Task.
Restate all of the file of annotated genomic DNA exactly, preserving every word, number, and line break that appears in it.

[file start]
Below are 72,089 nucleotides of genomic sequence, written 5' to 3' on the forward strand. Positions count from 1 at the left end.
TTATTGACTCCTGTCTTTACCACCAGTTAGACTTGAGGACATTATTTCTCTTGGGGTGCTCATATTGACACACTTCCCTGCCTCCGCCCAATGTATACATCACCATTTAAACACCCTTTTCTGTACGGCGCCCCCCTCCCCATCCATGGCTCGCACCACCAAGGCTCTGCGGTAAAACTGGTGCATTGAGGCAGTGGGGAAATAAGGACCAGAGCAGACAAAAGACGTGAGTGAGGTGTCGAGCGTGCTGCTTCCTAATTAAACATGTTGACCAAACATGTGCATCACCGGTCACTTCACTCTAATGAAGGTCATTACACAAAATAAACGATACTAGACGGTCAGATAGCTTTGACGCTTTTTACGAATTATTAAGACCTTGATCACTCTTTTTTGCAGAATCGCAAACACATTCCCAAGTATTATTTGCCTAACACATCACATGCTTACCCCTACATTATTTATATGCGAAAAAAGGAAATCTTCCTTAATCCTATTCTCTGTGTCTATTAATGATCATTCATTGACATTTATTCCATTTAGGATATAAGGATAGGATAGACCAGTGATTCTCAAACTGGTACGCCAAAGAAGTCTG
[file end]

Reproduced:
Below are 72,089 nucleotides of genomic sequence, written 5' to 3' on the forward strand. Positions count from 1 at the left end.
TTATTGACTCCTGTCTTTACCACCAGTTAGACTTGAGGACATTATTTCTCTTGGGGTGCTCATATTGACACACTTCCCTGCCTCCGCCCAATGTATACATCACCATTTAAACACCCTTTTCTGTACGGCGCCCCCCTCCCCATCCATGGCTCGCACCACCAAGGCTCTGCGGTAAAACTGGTGCATTGAGGCAGTGGGGAAATAAGGACCAGAGCAGACAAAAGACGTGAGTGAGGTGTCGAGCGTGCTGCTTCCTAATTAAACATGTTGACCAAACATGTGCATCACCGGTCACTTCACTCTAATGAAGGTCATTACACAAAATAAACGATACTAGACGGTCAGATAGCTTTGACGCTTTTTACGAATTATTAAGACCTTGATCACTCTTTTTTGCAGAATCGCAAACACATTCCCAAGTATTATTTGCCTAACACATCACATGCTTACCCCTACATTATTTATATGCGAAAAAAGGAAATCTTCCTTAATCCTATTCTCTGTGTCTATTAATGATCATTCATTGACATTTATTCCATTTAGGATATAAGGATAGGATAGACCAGTGATTCTCAAACTGGTACGCCAAAGAAGTCTG